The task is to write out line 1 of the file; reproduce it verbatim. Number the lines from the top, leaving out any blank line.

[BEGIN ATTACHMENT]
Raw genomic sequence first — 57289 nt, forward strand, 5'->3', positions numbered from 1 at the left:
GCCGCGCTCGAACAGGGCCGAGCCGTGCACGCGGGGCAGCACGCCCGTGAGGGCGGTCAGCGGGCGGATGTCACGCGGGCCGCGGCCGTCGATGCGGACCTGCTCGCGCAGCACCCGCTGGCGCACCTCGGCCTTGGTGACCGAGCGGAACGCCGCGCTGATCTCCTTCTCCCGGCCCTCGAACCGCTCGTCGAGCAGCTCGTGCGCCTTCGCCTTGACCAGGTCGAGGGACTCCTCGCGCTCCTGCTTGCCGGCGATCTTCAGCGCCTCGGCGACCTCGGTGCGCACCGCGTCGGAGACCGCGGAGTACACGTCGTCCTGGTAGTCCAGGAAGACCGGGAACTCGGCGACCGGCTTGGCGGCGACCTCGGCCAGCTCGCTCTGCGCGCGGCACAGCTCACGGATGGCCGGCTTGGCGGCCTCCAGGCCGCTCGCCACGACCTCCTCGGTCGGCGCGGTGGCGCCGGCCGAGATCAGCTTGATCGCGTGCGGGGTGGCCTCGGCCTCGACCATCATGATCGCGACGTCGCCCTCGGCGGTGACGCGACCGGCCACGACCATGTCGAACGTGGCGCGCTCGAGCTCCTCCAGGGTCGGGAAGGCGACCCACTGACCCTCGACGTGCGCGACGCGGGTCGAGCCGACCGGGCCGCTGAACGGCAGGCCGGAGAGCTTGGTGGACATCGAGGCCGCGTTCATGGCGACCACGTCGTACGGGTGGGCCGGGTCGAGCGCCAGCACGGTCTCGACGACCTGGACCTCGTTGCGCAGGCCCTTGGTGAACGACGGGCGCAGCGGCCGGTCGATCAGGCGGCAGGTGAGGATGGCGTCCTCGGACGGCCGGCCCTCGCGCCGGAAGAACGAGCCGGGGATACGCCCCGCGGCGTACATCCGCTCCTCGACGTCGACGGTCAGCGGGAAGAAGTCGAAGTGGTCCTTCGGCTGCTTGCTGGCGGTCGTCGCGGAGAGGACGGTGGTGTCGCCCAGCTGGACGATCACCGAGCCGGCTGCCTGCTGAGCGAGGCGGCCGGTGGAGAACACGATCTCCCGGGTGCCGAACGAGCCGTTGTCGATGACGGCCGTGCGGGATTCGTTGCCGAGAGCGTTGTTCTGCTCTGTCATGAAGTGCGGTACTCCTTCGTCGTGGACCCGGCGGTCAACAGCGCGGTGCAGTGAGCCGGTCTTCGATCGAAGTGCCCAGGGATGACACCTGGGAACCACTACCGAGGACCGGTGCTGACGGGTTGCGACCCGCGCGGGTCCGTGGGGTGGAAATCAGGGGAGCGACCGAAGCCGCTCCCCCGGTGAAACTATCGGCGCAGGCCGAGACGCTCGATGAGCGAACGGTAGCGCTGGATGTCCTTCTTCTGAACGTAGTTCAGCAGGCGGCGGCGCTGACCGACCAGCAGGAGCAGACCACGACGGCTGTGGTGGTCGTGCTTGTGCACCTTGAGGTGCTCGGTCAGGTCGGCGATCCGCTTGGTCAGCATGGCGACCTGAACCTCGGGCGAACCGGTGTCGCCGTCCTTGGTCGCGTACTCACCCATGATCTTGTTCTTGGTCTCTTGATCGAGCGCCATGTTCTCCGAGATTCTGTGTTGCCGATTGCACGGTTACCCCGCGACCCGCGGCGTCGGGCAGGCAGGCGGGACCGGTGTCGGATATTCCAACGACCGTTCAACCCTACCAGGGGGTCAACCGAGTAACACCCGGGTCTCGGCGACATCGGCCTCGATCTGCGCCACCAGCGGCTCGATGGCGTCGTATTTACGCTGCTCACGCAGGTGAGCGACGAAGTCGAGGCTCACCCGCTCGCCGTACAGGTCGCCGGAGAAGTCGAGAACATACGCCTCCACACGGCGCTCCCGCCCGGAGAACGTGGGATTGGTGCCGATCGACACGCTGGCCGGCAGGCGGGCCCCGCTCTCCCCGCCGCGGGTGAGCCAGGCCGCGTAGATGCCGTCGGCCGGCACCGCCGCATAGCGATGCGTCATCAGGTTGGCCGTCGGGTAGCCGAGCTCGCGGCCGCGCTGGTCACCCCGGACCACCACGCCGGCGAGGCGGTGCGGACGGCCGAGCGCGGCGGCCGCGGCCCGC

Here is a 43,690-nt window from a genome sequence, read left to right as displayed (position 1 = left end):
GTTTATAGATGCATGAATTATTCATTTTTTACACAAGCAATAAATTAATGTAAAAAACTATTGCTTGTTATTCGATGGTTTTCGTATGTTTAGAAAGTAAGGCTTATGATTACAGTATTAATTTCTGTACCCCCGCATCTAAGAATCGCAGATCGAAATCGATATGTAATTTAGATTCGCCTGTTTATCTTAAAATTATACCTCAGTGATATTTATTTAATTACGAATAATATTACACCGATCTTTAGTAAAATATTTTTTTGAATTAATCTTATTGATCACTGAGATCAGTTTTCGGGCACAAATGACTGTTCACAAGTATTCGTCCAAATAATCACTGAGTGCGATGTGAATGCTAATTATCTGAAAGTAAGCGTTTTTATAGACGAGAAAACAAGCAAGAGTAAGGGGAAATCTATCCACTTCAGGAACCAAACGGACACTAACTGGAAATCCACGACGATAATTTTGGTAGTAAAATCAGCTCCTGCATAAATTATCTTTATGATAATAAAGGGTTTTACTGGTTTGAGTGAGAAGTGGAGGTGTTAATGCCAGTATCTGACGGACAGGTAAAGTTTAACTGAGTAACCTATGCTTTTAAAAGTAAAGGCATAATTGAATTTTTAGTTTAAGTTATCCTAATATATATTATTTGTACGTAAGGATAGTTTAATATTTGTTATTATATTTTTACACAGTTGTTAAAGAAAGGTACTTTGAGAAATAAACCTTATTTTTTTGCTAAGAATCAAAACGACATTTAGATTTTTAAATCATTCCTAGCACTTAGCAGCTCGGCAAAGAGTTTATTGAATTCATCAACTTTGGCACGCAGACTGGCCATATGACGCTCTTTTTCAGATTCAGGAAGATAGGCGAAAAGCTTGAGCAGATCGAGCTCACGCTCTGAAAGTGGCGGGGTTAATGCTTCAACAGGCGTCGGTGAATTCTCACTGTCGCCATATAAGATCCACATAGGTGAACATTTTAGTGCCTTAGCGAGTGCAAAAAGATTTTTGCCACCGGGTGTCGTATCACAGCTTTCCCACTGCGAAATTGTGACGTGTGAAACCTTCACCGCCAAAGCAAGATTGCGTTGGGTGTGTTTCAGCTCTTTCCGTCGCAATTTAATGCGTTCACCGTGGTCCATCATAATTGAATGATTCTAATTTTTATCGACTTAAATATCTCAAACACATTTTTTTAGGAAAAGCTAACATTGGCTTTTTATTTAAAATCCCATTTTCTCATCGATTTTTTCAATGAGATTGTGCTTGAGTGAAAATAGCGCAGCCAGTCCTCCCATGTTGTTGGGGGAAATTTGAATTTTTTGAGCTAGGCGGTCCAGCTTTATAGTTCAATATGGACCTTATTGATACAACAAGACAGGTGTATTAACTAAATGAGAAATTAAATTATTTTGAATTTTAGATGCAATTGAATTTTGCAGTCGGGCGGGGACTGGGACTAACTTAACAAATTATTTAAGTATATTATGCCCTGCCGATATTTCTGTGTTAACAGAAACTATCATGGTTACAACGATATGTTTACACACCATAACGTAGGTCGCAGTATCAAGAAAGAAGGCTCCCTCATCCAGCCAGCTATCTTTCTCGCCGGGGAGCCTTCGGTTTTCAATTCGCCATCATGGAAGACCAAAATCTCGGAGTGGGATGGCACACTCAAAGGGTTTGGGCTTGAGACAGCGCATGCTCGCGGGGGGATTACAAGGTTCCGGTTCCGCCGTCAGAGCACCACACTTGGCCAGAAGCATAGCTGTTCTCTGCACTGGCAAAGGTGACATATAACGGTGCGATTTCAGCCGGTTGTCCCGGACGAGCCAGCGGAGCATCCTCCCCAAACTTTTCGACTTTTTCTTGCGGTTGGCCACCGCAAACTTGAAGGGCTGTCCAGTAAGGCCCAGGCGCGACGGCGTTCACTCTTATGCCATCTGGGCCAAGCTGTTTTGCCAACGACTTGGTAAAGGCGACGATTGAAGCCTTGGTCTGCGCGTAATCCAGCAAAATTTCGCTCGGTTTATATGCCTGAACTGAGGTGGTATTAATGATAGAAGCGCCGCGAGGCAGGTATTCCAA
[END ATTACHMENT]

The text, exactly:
Raw genomic sequence first — 57289 nt, forward strand, 5'->3', positions numbered from 1 at the left: